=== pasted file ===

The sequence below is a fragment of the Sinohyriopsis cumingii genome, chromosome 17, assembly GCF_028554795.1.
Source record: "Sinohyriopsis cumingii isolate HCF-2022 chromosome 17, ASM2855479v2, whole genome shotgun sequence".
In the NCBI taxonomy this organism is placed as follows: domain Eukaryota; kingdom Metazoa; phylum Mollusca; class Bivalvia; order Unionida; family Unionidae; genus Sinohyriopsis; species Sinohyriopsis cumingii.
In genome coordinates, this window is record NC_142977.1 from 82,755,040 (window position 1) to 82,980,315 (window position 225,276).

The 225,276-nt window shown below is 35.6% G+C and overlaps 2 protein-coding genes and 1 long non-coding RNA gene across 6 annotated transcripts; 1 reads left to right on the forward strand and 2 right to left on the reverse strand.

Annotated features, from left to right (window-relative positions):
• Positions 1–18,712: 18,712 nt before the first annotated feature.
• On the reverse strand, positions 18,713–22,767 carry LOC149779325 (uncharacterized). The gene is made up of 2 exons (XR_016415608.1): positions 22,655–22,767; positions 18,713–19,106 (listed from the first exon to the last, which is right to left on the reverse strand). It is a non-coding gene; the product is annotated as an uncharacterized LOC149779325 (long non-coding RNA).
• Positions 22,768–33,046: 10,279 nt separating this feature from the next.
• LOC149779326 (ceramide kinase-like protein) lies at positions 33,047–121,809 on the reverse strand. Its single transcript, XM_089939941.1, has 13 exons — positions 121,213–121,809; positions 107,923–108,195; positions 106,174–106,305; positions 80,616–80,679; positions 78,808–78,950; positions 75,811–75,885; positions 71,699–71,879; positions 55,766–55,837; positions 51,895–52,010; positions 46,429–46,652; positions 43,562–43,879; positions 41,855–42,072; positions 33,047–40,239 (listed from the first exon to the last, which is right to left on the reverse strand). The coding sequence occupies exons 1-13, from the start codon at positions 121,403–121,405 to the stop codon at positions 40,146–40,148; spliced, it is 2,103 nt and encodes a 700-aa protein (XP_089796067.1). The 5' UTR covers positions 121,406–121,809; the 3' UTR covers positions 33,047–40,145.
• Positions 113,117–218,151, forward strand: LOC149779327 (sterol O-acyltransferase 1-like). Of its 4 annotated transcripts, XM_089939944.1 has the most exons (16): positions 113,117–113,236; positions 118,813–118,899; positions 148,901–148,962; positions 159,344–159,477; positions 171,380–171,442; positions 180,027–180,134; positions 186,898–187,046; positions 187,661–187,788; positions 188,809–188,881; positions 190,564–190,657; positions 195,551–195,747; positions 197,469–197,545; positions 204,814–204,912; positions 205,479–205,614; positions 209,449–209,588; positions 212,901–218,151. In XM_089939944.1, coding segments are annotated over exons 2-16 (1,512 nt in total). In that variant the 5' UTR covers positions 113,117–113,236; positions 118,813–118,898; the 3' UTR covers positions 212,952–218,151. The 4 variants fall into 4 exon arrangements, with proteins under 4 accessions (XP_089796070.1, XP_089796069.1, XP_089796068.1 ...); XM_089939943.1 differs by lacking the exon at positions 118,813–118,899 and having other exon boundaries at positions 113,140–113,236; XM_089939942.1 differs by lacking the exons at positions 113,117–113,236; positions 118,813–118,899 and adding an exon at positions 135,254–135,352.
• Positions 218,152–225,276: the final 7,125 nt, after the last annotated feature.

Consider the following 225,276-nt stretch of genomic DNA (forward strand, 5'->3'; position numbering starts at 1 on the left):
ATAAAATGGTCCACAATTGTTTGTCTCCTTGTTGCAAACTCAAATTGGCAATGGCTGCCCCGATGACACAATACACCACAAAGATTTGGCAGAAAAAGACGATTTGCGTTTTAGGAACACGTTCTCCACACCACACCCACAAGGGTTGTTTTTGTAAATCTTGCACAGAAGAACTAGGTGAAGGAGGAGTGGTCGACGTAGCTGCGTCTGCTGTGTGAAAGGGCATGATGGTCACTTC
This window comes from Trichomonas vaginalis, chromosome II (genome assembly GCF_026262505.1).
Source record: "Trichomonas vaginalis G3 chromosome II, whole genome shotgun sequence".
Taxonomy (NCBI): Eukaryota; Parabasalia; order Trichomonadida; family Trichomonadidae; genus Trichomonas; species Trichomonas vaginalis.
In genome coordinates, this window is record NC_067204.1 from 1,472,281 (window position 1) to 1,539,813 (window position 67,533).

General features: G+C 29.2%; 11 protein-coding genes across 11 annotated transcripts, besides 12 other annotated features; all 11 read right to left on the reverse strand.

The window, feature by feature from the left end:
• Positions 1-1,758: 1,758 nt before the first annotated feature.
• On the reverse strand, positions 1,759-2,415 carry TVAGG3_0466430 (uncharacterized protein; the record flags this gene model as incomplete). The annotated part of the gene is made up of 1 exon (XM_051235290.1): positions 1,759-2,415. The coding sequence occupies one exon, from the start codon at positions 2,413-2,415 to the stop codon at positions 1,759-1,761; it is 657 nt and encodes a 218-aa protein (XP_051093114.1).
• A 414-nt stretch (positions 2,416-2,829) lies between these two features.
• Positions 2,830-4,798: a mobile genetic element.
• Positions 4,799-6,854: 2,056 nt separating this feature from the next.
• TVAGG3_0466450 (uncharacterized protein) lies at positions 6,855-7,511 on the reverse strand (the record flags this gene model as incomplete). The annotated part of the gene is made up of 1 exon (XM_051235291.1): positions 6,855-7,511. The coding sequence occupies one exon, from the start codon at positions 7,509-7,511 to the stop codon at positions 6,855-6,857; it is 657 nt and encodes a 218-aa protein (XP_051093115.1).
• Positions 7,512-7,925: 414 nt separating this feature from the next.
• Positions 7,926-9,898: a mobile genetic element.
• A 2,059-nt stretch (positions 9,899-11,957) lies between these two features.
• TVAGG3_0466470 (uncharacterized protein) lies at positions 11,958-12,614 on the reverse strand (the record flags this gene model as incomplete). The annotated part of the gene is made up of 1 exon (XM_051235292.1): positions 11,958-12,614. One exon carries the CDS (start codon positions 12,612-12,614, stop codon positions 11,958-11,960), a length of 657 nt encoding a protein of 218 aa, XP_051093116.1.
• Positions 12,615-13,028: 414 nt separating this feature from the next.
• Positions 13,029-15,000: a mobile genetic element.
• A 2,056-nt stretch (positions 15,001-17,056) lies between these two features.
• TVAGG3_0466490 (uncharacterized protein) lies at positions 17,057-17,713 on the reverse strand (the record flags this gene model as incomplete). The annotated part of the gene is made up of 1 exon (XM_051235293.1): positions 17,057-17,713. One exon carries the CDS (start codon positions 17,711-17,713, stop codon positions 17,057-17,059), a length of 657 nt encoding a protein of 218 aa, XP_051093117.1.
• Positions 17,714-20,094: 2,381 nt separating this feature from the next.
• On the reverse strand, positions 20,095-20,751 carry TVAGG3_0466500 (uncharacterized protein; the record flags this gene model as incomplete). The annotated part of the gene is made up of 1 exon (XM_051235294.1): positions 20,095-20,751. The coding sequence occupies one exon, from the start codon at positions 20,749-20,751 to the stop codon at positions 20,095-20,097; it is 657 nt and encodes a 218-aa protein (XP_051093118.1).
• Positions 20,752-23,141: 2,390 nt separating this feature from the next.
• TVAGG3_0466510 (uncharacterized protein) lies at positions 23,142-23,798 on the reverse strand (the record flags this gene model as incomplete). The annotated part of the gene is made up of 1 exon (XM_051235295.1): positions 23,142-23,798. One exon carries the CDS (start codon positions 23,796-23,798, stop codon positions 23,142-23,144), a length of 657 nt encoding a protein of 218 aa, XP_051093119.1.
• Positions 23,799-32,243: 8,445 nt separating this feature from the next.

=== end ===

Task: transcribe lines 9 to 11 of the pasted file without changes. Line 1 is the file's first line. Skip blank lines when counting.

• Positions 22,768–33,046: 10,279 nt separating this feature from the next.
• LOC149779326 (ceramide kinase-like protein) lies at positions 33,047–121,809 on the reverse strand. Its single transcript, XM_089939941.1, has 13 exons — positions 121,213–121,809; positions 107,923–108,195; positions 106,174–106,305; positions 80,616–80,679; positions 78,808–78,950; positions 75,811–75,885; positions 71,699–71,879; positions 55,766–55,837; positions 51,895–52,010; positions 46,429–46,652; positions 43,562–43,879; positions 41,855–42,072; positions 33,047–40,239 (listed from the first exon to the last, which is right to left on the reverse strand). The coding sequence occupies exons 1-13, from the start codon at positions 121,403–121,405 to the stop codon at positions 40,146–40,148; spliced, it is 2,103 nt and encodes a 700-aa protein (XP_089796067.1). The 5' UTR covers positions 121,406–121,809; the 3' UTR covers positions 33,047–40,145.
• Positions 113,117–218,151, forward strand: LOC149779327 (sterol O-acyltransferase 1-like). Of its 4 annotated transcripts, XM_089939944.1 has the most exons (16): positions 113,117–113,236; positions 118,813–118,899; positions 148,901–148,962; positions 159,344–159,477; positions 171,380–171,442; positions 180,027–180,134; positions 186,898–187,046; positions 187,661–187,788; positions 188,809–188,881; positions 190,564–190,657; positions 195,551–195,747; positions 197,469–197,545; positions 204,814–204,912; positions 205,479–205,614; positions 209,449–209,588; positions 212,901–218,151. In XM_089939944.1, coding segments are annotated over exons 2-16 (1,512 nt in total). In that variant the 5' UTR covers positions 113,117–113,236; positions 118,813–118,898; the 3' UTR covers positions 212,952–218,151. The 4 variants fall into 4 exon arrangements, with proteins under 4 accessions (XP_089796070.1, XP_089796069.1, XP_089796068.1 ...); XM_089939943.1 differs by lacking the exon at positions 118,813–118,899 and having other exon boundaries at positions 113,140–113,236; XM_089939942.1 differs by lacking the exons at positions 113,117–113,236; positions 118,813–118,899 and adding an exon at positions 135,254–135,352.